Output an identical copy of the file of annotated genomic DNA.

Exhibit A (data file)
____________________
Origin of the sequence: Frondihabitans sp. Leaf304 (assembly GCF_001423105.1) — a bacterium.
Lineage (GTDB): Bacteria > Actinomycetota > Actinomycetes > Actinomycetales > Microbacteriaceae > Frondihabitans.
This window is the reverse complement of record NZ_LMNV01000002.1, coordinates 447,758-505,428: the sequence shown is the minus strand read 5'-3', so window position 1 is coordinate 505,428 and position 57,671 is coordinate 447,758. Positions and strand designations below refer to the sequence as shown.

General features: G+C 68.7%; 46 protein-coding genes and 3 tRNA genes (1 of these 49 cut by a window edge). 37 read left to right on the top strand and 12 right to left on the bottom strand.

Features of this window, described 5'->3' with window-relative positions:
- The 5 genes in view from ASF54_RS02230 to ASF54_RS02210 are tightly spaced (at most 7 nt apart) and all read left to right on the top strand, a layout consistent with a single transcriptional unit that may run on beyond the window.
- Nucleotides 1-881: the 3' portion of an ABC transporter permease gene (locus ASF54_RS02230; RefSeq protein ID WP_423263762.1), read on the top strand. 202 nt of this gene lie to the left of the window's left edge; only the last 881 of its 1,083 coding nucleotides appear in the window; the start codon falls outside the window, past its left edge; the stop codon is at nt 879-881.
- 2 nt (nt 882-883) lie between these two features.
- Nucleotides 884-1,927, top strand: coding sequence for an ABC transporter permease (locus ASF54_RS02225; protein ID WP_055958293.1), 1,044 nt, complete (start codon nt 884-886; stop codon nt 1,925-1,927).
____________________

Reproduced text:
Origin of the sequence: Frondihabitans sp. Leaf304 (assembly GCF_001423105.1) — a bacterium.
Lineage (GTDB): Bacteria > Actinomycetota > Actinomycetes > Actinomycetales > Microbacteriaceae > Frondihabitans.
This window is the reverse complement of record NZ_LMNV01000002.1, coordinates 447,758-505,428: the sequence shown is the minus strand read 5'-3', so window position 1 is coordinate 505,428 and position 57,671 is coordinate 447,758. Positions and strand designations below refer to the sequence as shown.

General features: G+C 68.7%; 46 protein-coding genes and 3 tRNA genes (1 of these 49 cut by a window edge). 37 read left to right on the top strand and 12 right to left on the bottom strand.

Features of this window, described 5'->3' with window-relative positions:
- The 5 genes in view from ASF54_RS02230 to ASF54_RS02210 are tightly spaced (at most 7 nt apart) and all read left to right on the top strand, a layout consistent with a single transcriptional unit that may run on beyond the window.
- Nucleotides 1-881: the 3' portion of an ABC transporter permease gene (locus ASF54_RS02230; RefSeq protein ID WP_423263762.1), read on the top strand. 202 nt of this gene lie to the left of the window's left edge; only the last 881 of its 1,083 coding nucleotides appear in the window; the start codon falls outside the window, past its left edge; the stop codon is at nt 879-881.
- 2 nt (nt 882-883) lie between these two features.
- Nucleotides 884-1,927, top strand: coding sequence for an ABC transporter permease (locus ASF54_RS02225; protein ID WP_055958293.1), 1,044 nt, complete (start codon nt 884-886; stop codon nt 1,925-1,927).